BeanBean has no idea of what goes on in a typical classroom. He doesn't really understand that if he was to go to school with the little boy two houses down, he would a) have to wait until next year, b) receive material that wasn't remotely as challenging as what he's doing now and c) be forced to move in lock-step with his class, rather than at his own (lightening-fast) pace. All he knows is that he's finally a real kindergartener... and unbeknownst to me, this has apparently been a goal of his for some time now.

I know, I know... so many parents wish they had these problems... but I seriously want to like, go to sleep. I'm so exhausted... letting Bean fly along through his work, but at this level it requires a great deal of parental involvement. Then there's BooBah-- BooBah is three years old, but the kindergarten curriculum which Bean is eating like candy actually seems to have been designed with her in mind. It starts where she needs to start, and moves along at a steady pace with plenty of repetition. If I had the kindergarten math course (I don't; Bean tested into the first grade level) I'd have no trouble believing that BooBah could do this course over a full year. What Bean will complete in a few months (tops), BooBah could do right now as well, but it would take her until late spring (which is how long this is *supposed* to take ). She wants to do kindergarten, too... but she can't keep up with her brother, who is 19.5 months older than she. So of course I can't work with them at the same time, and both of them are *very* demanding of my attention-- they really need one-on-one help.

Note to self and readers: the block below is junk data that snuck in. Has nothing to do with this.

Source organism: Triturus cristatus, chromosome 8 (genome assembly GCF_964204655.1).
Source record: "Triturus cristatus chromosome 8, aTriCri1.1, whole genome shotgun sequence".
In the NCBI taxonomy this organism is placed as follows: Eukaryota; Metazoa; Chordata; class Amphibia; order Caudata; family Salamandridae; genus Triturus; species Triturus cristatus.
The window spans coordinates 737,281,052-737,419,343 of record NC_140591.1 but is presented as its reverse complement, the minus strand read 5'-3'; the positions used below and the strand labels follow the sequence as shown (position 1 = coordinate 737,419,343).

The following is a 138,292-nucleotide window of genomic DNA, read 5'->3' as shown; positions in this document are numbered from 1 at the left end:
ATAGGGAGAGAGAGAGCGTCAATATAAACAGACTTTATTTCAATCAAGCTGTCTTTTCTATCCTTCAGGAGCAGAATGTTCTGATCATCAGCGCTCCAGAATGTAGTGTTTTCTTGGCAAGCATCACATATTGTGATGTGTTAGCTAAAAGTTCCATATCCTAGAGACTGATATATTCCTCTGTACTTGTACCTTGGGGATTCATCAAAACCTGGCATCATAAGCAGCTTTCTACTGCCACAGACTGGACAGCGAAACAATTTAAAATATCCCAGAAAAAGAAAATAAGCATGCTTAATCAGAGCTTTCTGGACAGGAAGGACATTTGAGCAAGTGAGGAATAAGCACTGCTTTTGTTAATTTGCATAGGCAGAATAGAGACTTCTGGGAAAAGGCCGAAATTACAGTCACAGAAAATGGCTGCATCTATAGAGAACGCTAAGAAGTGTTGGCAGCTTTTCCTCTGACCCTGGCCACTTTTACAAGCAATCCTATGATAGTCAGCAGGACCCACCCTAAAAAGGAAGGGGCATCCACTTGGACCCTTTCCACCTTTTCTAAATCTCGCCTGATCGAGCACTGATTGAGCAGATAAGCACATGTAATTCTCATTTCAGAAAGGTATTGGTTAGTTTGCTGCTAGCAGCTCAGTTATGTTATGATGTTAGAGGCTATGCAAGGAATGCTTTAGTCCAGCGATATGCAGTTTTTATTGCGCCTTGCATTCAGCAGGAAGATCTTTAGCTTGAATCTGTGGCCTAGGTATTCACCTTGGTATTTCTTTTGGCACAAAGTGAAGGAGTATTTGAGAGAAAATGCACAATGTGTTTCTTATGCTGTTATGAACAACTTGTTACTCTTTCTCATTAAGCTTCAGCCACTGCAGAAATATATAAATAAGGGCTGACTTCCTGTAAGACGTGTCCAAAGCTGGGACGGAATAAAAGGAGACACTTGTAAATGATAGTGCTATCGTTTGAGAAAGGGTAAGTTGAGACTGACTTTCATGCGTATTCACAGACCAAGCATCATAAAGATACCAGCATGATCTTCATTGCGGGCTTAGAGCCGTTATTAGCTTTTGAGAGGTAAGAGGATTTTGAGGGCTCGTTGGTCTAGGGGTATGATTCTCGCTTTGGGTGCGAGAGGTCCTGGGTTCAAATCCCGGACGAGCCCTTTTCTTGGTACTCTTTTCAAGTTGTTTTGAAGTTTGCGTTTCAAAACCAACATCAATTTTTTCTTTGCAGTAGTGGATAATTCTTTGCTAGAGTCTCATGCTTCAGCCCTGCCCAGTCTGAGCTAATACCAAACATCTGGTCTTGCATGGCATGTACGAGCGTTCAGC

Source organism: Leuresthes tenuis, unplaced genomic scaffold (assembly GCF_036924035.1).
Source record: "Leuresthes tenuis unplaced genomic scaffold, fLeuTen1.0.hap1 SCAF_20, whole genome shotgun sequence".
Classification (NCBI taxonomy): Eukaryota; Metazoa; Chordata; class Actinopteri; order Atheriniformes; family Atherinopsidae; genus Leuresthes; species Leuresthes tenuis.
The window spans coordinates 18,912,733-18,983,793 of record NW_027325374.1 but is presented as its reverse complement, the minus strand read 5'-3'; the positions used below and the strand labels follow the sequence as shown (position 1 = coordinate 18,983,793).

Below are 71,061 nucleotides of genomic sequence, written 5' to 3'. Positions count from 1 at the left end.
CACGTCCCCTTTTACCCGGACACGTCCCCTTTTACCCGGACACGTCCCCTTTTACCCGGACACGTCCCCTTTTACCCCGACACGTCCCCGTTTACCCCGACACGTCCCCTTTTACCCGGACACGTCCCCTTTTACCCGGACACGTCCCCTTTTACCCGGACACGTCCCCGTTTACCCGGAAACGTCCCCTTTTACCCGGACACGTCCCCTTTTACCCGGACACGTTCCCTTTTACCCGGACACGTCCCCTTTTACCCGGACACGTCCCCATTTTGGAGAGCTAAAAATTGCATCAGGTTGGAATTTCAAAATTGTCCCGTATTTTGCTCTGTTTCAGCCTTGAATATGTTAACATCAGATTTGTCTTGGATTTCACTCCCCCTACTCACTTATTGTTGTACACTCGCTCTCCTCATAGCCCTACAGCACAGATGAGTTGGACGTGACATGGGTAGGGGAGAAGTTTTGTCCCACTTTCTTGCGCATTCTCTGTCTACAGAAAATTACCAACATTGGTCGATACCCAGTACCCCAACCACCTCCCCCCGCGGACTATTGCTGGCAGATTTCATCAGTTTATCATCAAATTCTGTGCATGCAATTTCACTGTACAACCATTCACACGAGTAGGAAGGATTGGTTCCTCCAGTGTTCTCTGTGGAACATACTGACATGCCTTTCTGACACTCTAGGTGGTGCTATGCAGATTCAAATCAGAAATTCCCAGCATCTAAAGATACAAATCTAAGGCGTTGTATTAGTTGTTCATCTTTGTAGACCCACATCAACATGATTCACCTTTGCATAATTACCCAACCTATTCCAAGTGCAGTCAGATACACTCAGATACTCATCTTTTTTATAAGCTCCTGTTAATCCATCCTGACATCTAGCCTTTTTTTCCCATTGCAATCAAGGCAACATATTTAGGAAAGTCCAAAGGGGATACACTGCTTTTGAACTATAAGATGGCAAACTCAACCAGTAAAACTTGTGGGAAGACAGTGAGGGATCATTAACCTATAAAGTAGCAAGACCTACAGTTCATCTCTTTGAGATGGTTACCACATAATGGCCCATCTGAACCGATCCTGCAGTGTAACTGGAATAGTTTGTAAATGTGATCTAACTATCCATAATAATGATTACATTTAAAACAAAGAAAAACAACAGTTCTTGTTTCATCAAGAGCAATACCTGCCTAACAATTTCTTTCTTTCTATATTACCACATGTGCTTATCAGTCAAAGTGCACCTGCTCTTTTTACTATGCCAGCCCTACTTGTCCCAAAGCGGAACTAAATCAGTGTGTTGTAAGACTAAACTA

In an ideal world... I'd hire someone to trade off with me, working with one child and then the other, and a third person to chase Bella and keep her from eating random non-food items. Some classes both kids can do together-- music, and art, for example... but BooBah needs to actually do the kindergarten history curriculum if she's ot learn it, and BeanBean is doing a much more in-depth curriculum loosely based on the kindergarten one because I want it to last the whole month (rather than the week or two it would take him if I did it by the book, so to speak). The reality is that i'm one person with *extremely* limited resources; financially, emotionally, physically... I'm just so drained...

Rynna, Mama to Bean (8), Boobah (6), Bella (4) and Bear (2)
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#9 of 10 Old 08-02-2007, 05:37 AM
 
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It sounds like this is working well for the kids, not working for you. I hope you can find a way back to a win-win situation.

Helen mum to five and mistress of mess and mayhem, making merry and mischief til the sun goes down.
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#10 of 10 Old 08-02-2007, 11:39 AM
 
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(((hugs))) I wish we lived closer together - it sounds like Michael would have a ball with your bunch. Here's hoping you can find that happy medium really soon.